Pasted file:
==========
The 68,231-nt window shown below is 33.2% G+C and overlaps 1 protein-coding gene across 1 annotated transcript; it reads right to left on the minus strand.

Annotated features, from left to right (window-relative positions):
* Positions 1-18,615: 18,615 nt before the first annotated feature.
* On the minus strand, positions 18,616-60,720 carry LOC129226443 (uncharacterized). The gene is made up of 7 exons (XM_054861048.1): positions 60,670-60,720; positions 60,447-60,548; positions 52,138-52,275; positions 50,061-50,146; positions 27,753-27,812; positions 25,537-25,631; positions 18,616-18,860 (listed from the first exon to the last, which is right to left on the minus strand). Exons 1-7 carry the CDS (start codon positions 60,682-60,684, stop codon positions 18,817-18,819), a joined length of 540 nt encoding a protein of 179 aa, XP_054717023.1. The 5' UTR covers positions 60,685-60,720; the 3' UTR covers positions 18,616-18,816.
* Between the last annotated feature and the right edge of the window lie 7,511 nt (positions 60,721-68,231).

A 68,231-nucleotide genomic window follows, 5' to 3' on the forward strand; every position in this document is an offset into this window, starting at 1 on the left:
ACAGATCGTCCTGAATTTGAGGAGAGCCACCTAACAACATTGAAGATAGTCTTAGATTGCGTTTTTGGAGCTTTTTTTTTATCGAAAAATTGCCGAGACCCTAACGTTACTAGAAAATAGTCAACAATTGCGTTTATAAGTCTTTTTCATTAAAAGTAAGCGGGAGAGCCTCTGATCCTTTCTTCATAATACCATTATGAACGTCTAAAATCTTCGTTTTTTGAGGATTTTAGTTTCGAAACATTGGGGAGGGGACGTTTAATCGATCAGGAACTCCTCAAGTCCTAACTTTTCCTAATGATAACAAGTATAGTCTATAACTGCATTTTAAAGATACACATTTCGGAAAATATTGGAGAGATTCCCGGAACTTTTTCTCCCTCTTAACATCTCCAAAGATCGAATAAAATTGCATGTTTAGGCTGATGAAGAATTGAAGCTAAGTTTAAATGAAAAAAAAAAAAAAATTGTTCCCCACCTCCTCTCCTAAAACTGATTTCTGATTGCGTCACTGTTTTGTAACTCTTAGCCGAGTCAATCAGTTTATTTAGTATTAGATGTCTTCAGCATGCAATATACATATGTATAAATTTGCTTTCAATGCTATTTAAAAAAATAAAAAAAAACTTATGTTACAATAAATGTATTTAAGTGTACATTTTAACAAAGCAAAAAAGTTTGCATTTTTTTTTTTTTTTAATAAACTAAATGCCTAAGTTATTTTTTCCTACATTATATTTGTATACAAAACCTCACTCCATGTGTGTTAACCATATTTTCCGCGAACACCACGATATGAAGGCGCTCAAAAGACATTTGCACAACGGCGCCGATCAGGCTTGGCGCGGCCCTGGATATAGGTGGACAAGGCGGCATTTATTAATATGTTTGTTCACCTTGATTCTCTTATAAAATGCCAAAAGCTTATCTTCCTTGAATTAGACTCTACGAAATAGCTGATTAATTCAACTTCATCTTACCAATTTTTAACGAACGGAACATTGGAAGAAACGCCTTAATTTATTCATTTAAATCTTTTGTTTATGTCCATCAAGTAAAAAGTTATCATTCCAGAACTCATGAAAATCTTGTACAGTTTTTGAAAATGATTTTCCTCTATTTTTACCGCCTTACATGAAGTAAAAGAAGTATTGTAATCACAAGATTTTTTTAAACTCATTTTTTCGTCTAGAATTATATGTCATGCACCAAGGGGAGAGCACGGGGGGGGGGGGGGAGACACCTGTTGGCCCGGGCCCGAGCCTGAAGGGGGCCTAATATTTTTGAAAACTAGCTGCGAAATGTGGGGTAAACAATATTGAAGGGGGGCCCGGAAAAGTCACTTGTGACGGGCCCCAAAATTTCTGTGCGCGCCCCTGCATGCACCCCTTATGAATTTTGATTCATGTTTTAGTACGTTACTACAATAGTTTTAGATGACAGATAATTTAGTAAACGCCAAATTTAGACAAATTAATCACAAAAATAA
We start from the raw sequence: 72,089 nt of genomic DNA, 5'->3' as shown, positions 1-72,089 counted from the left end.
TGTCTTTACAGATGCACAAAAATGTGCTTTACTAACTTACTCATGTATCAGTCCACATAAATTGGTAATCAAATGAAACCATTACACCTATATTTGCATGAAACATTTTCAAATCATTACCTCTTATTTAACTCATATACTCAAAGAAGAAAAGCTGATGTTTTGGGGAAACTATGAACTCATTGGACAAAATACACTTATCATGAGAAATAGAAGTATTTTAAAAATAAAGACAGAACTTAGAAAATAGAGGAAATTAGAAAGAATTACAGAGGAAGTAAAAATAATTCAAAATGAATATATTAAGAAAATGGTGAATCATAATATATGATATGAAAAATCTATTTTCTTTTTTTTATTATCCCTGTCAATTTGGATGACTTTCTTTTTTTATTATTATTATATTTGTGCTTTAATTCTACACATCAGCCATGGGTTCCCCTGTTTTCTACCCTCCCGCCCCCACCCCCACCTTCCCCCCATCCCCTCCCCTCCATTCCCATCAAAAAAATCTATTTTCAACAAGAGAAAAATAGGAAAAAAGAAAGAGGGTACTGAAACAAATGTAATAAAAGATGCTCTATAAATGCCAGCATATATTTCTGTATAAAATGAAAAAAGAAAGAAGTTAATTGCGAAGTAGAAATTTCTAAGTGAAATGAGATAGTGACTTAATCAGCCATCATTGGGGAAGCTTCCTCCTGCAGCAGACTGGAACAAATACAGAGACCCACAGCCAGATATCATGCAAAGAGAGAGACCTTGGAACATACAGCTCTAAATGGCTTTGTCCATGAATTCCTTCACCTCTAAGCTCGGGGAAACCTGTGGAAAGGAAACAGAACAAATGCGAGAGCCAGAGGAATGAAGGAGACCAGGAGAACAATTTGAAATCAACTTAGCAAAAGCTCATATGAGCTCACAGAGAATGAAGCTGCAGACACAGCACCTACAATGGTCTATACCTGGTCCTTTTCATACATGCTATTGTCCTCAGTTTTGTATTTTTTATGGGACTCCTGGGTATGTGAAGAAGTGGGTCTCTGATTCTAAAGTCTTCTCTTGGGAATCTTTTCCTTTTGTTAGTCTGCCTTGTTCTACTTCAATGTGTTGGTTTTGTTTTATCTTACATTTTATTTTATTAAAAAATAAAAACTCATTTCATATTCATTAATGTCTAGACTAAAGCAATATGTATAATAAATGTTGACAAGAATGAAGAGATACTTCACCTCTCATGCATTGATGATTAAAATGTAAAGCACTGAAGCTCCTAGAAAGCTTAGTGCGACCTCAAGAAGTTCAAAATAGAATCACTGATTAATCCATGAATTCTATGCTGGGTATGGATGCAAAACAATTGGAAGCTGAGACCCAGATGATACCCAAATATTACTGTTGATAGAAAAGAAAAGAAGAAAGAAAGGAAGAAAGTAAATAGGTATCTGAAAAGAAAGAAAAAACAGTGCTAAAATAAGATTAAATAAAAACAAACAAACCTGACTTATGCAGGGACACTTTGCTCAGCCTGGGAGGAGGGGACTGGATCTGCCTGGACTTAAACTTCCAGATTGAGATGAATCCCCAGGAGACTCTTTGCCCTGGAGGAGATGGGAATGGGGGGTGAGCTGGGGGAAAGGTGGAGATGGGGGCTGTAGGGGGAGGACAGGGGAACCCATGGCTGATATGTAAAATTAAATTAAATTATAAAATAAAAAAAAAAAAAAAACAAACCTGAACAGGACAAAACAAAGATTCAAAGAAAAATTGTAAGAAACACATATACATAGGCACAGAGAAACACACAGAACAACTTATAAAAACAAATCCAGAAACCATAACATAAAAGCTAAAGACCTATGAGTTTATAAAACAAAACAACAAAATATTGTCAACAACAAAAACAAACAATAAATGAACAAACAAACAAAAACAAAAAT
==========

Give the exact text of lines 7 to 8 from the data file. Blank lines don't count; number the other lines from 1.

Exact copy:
ACAGATCGTCCTGAATTTGAGGAGAGCCACCTAACAACATTGAAGATAGTCTTAGATTGCGTTTTTGGAGCTTTTTTTTTATCGAAAAATTGCCGAGACCCTAACGTTACTAGAAAATAGTCAACAATTGCGTTTATAAGTCTTTTTCATTAAAAGTAAGCGGGAGAGCCTCTGATCCTTTCTTCATAATACCATTATGAACGTCTAAAATCTTCGTTTTTTGAGGATTTTAGTTTCGAAACATTGGGGAGGGGACGTTTAATCGATCAGGAACTCCTCAAGTCCTAACTTTTCCTAATGATAACAAGTATAGTCTATAACTGCATTTTAAAGATACACATTTCGGAAAATATTGGAGAGATTCCCGGAACTTTTTCTCCCTCTTAACATCTCCAAAGATCGAATAAAATTGCATGTTTAGGCTGATGAAGAATTGAAGCTAAGTTTAAATGAAAAAAAAAAAAAAATTGTTCCCCACCTCCTCTCCTAAAACTGATTTCTGATTGCGTCACTGTTTTGTAACTCTTAGCCGAGTCAATCAGTTTATTTAGTATTAGATGTCTTCAGCATGCAATATACATATGTATAAATTTGCTTTCAATGCTATTTAAAAAAATAAAAAAAAACTTATGTTACAATAAATGTATTTAAGTGTACATTTTAACAAAGCAAAAAAGTTTGCATTTTTTTTTTTTTTTAATAAACTAAATGCCTAAGTTATTTTTTCCTACATTATATTTGTATACAAAACCTCACTCCATGTGTGTTAACCATATTTTCCGCGAACACCACGATATGAAGGCGCTCAAAAGACATTTGCACAACGGCGCCGATCAGGCTTGGCGCGGCCCTGGATATAGGTGGACAAGGCGGCATTTATTAATATGTTTGTTCACCTTGATTCTCTTATAAAATGCCAAAAGCTTATCTTCCTTGAATTAGACTCTACGAAATAGCTGATTAATTCAACTTCATCTTACCAATTTTTAACGAACGGAACATTGGAAGAAACGCCTTAATTTATTCATTTAAATCTTTTGTTTATGTCCATCAAGTAAAAAGTTATCATTCCAGAACTCATGAAAATCTTGTACAGTTTTTGAAAATGATTTTCCTCTATTTTTACCGCCTTACATGAAGTAAAAGAAGTATTGTAATCACAAGATTTTTTTAAACTCATTTTTTCGTCTAGAATTATATGTCATGCACCAAGGGGAGAGCACGGGGGGGGGGGGGGAGACACCTGTTGGCCCGGGCCCGAGCCTGAAGGGGGCCTAATATTTTTGAAAACTAGCTGCGAAATGTGGGGTAAACAATATTGAAGGGGGGCCCGGAAAAGTCACTTGTGACGGGCCCCAAAATTTCTGTGCGCGCCCCTGCATGCACCCCTTATGAATTTTGATTCATGTTTTAGTACGTTACTACAATAGTTTTAGATGACAGATAATTTAGTAAACGCCAAATTTAGACAAATTAATCACAAAAATAA
We start from the raw sequence: 72,089 nt of genomic DNA, 5'->3' as shown, positions 1-72,089 counted from the left end.